They face problems with peers, and have difficulty in adjusting with their parents. Amato (2001) investigates that this pattern prevails in the recent researches also. The differences between the divorce families and intact families are caused by certain factors. The risks that contribute to the problems of children from divorce families are indicated by Paul Ameto (1993) and Kelly and Emery (2003) (qtd. in Hughes, 2009, par. 3):

Parental Loss: The children are deprived of the company of one parent following divorce. It results in the deprivation of his knowledge, his skills, and emotional and financial resources related to that parent.
Economic Loss: Children have to face financial scarcities after the divorce, as the sources of income are limited to one parent only. They are not so financially sound as the children from the intact families.
More Life Stress: The after effects of divorce are very challenging for the children. They have to deal with many changes in their living situations. Changing school, childcare, home and making adjustments in their changed relationships are usually followed by divorce. These impose a stressful environment on the children.
Poor Parental Adjustment: The mental health of the parents affects the children in the family. They land up in problems related to maladjustment.
Lack of Parental Competence: Parents efficiency and competence in raising their children helps in their proper development. Even after divorce, the capability of the single parent in bringing them up has a substantial influence on their development.
Exposure to Conflict between Parents: Conflict is an indispensable part of all families. However, it is more common in the families having experienced divorce. The well-being of the children depends on the irexposure to conflict between parents, which they have experienced in their families (qtd. in Hughes, 2009).

Children from divorce families are distressed. They will be upset about their losses. They lose one parent; have to find a new surrounding depending on their financial conditions. Furthermore, they are likely to be away from their friends and sometimes with siblings too. They may face financial tightness. The emotional state of their custodial parent may not be sound. When children look at this new, unsettled world, their sense of security and safety is seems to be at stake (“Helping Children Heal after Divorce”, 2009).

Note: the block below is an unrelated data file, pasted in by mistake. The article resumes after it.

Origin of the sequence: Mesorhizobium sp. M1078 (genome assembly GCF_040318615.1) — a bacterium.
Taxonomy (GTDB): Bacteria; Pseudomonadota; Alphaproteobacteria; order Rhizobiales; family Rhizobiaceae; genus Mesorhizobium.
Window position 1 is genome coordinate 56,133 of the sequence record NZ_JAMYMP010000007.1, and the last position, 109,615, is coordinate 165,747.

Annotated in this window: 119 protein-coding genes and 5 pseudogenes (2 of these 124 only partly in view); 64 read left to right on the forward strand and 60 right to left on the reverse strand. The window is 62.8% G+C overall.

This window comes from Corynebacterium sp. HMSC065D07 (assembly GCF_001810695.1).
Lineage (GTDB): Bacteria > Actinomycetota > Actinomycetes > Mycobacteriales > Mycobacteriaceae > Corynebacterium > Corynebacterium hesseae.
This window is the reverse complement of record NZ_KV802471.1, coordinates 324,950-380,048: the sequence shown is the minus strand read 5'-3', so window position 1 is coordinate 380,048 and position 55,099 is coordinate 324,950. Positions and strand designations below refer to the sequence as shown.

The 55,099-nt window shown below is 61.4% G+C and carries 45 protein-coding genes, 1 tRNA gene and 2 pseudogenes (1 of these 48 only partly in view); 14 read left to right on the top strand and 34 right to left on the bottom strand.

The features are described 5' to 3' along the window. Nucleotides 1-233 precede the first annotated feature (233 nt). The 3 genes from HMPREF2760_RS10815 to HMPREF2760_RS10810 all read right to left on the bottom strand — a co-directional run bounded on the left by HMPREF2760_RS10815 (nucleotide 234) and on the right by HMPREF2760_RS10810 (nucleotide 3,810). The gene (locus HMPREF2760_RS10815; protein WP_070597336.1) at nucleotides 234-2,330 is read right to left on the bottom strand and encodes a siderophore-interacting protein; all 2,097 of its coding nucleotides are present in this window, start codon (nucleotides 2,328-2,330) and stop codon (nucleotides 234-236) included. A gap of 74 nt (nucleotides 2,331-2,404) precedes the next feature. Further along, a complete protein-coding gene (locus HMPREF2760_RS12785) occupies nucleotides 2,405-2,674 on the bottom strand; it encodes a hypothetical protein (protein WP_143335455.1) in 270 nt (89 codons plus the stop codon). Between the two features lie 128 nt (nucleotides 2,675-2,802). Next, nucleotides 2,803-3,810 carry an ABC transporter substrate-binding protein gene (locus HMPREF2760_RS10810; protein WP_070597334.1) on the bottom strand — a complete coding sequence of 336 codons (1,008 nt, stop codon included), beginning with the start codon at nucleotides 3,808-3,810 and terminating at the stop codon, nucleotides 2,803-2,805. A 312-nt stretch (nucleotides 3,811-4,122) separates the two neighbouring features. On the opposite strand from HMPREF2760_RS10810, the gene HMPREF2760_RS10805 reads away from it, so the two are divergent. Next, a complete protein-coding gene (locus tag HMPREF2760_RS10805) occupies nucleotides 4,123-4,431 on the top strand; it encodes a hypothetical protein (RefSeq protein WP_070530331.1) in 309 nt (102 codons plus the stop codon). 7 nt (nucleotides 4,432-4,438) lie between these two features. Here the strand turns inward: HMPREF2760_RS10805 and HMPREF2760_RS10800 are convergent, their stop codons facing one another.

Children with divorced parents tend to be more aggressive and impulsive. They are involved in the antisocial behaviors and do not have a good relationship with their mothers or fathers. Their academic achievements are also very low. Children who experience divorce early in age are more susceptible to the problems related to divorce. It is not necessary that all the disturbances in marriages are harmful. Some children from divorced families are witnessed having greater maturity levels and independence.

With the divorced families being more common in today’s society, the difference between children of intact families and children of divorce has reduced to a great extent. Today, the children of divorce are normal children. Their acclimatization with the family disruptions is based on their age and maturity levels at the time of divorce (Bryner, 2001).

The traumatic events related to divorce followed by a separation or marital disruption leave deep impression on the personality of a child. These impressions are obvious in his behavioral patterns like “anxiety, sadness, anger, aggression, noncompliance, sleep disturbances, and disrupted concentration at school” (Behrman, 1994, par. 6).

This period of perplexed behavior patterns may be for a limited time or may last till adulthood. The level of distress is also different in different children. However, there is a greater risk of psychological disorders like “maladjustment, behavior and social problems, negative self-image, and low academic achievement, for children who experience divorce, as compared with children in continuously intact two-parent families (Behrman, 1994, par. 6).

In spite of the soaring figures of divorce rates in the US in the past decades, it is also being witnessed now that this rate is going down. The reasons behind this dropping down of divorce rates are not obvious. The assumptions relative to the causes of lowering divorce rate may include: the incapability of people to afford marriage; the age factor of baby boomers, which consists of the major proportion of the population; the societal expectation attached to divorce and the financial insecurity involved with divorce.